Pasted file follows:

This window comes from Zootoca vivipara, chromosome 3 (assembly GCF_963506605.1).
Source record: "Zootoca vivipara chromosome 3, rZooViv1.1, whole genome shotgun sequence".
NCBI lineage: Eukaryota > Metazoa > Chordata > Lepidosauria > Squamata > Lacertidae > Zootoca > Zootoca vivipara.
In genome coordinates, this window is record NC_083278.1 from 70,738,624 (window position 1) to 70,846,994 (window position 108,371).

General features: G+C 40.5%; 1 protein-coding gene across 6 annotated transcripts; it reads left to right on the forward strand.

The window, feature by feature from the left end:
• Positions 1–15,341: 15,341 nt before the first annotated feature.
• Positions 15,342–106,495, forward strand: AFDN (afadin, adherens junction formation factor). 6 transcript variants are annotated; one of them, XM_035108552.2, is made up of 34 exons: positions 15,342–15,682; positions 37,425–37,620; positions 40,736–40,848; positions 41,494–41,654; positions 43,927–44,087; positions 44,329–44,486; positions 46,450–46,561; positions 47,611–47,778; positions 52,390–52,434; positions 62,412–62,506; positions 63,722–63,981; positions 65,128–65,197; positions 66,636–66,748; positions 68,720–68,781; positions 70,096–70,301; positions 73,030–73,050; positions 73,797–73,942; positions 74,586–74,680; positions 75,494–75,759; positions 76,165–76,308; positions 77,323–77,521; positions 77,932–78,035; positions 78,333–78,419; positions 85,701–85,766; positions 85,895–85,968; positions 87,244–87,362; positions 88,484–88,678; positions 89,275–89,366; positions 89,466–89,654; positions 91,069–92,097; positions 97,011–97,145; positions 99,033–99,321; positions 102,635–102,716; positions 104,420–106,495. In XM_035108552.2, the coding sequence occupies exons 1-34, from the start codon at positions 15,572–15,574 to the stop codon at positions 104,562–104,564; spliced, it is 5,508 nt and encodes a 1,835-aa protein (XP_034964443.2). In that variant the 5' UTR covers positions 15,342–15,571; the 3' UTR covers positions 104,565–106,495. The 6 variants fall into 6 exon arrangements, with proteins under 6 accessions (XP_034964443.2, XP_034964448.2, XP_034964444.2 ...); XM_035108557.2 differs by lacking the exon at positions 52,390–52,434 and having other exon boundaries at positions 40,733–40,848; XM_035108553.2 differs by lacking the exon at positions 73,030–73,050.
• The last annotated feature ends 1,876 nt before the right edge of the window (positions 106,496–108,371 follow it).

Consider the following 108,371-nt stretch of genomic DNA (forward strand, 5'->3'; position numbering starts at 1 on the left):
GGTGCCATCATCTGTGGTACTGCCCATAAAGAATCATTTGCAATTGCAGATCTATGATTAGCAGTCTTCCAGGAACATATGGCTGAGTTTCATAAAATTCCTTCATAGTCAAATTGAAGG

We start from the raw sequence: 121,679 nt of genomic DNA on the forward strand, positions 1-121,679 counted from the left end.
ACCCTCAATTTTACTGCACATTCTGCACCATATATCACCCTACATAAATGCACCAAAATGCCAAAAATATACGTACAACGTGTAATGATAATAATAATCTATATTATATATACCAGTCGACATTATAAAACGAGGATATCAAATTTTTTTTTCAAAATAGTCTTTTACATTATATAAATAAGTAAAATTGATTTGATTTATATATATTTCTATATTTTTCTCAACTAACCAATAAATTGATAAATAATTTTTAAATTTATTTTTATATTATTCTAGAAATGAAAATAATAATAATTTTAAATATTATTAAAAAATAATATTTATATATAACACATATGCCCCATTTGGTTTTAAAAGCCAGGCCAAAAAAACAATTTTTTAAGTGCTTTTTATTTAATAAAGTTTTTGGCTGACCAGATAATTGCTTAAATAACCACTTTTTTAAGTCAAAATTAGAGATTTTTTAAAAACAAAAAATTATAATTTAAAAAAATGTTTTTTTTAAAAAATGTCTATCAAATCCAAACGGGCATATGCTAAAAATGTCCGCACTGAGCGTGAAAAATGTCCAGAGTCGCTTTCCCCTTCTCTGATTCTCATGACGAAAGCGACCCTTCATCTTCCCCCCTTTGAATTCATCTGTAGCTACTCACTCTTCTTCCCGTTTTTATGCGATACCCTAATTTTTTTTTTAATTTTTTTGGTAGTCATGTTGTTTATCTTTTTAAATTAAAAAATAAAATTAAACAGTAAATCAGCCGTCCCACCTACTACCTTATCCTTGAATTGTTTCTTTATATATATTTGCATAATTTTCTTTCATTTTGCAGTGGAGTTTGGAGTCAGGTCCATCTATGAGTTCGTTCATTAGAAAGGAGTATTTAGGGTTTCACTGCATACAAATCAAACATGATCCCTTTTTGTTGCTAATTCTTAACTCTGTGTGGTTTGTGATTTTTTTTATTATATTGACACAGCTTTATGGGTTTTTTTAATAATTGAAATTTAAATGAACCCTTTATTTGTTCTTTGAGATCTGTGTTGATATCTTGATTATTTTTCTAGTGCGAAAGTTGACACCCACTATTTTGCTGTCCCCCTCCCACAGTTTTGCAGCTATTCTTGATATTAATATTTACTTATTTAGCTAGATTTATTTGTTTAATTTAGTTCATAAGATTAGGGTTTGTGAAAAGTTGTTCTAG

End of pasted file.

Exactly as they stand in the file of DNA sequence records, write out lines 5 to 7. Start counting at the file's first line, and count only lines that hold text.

General features: G+C 40.5%; 1 protein-coding gene across 6 annotated transcripts; it reads left to right on the forward strand.

The window, feature by feature from the left end:
• Positions 1–15,341: 15,341 nt before the first annotated feature.